Speaker 2:

That is awesome and I just I love hearing all of that because it's so inspiring, especially to some people out there, and they're thinking about possibly writing their first book or just getting started. So someone's thinking about just getting started and writing their own book. What would you say? The biggest thing is that they do.

Speaker 3:

Passion, I mean, that's the biggest thing. What are you passionate about? And just start writing. Essentially, I've always said I'm a better editor than I am writer. So what I do is I just kind of write stream of consciousness. But having done that, now I've got something I can go back and edit. So I would prefer to actually take something that's available to me and just go through and touch it up. So starting from scratch is a little difficult, but I think when you're passionate about something, it flows. So my real challenge is time. I've got a book I want to write right now on servant leadership, and I've seen leadership from an Army perspective, from an Air Force perspective, from a Fortune 500 company perspective, and that's what I speak about when I talk about servant leadership is those perspectives on leadership, and one of these days I'm actually going to publish a book on that. It's just finding the time to actually do so, but I've got a passion for speaking about it at least.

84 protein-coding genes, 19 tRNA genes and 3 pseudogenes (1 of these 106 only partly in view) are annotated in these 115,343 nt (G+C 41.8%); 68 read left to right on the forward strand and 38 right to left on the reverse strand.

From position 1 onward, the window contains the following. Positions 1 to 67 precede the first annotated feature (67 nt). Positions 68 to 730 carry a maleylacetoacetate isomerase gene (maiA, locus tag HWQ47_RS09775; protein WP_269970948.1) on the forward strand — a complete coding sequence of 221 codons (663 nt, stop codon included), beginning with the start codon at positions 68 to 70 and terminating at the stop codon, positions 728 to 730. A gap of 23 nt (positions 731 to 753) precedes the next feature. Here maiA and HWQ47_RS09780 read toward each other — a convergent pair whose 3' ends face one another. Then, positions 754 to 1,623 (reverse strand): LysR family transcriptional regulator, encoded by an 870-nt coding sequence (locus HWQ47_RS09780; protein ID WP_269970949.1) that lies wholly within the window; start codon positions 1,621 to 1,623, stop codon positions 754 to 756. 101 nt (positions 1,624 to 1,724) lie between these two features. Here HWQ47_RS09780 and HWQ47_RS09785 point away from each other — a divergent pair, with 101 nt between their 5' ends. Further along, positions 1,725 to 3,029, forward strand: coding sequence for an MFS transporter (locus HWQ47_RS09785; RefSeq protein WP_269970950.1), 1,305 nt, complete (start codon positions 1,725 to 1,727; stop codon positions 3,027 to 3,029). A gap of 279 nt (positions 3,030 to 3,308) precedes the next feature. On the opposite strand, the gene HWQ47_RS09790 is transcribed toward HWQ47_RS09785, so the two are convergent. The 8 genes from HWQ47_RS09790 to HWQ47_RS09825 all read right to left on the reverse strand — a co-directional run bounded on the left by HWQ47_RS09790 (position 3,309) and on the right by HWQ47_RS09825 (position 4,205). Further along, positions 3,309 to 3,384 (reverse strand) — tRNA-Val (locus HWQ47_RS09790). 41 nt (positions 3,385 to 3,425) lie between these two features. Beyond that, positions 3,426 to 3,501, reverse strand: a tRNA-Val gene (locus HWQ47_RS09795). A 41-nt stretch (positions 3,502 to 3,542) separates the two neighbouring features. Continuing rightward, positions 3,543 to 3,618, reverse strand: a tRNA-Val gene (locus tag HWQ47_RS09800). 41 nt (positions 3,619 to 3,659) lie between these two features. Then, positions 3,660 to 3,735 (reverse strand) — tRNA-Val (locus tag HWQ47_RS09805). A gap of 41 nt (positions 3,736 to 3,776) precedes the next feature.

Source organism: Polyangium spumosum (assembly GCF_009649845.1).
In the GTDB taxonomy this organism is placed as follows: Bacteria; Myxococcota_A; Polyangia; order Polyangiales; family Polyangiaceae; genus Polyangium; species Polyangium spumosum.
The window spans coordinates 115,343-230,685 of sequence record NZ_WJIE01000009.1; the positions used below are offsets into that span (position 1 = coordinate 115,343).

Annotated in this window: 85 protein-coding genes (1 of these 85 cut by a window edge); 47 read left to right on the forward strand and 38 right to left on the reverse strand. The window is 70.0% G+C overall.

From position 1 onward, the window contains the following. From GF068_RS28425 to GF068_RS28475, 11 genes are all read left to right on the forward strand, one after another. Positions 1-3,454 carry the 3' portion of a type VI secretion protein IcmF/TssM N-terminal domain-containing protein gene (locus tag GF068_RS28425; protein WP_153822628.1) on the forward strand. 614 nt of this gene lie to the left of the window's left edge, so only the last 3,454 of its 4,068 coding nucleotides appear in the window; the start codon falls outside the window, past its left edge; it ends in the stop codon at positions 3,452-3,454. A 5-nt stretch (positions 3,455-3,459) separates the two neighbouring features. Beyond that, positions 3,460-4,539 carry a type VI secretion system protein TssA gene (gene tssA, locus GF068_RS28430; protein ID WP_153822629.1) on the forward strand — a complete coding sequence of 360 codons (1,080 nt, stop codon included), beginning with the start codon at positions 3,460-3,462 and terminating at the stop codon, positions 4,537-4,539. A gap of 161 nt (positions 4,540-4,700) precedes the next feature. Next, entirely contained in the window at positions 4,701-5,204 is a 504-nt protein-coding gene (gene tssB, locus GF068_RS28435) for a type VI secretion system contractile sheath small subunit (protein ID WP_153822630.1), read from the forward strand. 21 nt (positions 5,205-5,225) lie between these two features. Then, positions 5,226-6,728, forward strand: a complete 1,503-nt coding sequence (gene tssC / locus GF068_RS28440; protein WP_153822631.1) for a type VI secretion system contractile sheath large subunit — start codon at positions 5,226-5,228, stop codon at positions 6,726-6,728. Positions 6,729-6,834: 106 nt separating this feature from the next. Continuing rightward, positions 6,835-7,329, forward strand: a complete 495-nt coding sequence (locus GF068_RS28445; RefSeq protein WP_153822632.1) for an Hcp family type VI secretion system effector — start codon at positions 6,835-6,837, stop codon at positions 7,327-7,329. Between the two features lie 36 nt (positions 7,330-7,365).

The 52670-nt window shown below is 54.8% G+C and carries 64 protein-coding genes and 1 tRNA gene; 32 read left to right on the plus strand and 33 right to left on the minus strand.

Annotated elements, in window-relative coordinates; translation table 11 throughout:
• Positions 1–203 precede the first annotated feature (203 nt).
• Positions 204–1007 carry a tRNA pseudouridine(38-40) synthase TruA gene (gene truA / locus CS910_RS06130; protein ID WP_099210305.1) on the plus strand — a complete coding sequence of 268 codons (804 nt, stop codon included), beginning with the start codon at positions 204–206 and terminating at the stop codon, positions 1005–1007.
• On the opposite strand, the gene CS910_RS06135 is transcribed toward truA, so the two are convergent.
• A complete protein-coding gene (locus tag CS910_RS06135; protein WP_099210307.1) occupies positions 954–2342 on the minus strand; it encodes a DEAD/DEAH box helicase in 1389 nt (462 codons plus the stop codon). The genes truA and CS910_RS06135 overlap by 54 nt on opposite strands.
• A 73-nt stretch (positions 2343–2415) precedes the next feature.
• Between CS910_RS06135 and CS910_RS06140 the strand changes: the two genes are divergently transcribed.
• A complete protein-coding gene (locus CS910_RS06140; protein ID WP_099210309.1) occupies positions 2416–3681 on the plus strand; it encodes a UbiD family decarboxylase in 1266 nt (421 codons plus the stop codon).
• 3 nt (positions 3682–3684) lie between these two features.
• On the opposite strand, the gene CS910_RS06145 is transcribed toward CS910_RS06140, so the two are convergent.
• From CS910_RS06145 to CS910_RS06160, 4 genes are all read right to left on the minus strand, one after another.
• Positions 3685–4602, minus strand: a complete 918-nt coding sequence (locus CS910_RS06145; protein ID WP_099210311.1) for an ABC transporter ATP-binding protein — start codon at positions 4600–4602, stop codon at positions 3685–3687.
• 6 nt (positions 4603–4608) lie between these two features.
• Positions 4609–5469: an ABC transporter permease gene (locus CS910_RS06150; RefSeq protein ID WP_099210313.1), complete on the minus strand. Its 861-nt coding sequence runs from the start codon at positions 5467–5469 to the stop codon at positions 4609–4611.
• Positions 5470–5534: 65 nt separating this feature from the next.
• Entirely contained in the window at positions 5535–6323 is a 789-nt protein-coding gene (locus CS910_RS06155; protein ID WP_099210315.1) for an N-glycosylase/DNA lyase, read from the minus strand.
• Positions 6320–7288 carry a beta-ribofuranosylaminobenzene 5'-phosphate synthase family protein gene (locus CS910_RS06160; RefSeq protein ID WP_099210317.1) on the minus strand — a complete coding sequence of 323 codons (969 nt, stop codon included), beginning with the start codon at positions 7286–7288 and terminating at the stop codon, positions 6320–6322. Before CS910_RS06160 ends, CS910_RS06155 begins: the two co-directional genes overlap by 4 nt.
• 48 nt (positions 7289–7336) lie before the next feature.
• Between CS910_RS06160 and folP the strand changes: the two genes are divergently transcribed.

Speaker 2:

You know, I love that, especially leadership, because I actually was just in an event called Ryzen Recording in Asheville a couple of weeks ago and one of the things there is there's a speaker named Mark Jay Silverman. He was up on stage and he was talking about leadership and I was like, yeah, you know, I've led teams and I know how to lead teams. And then he said the biggest thing is that you have to learn how to lead yourself. And I stopped. I was like wait a minute. I don't know if I know what that means. Like how do I lead myself? So, for people listening, what's some of the like tips that you can give to for people that want to learn more about leadership? What's something that they can do?

Speaker 3: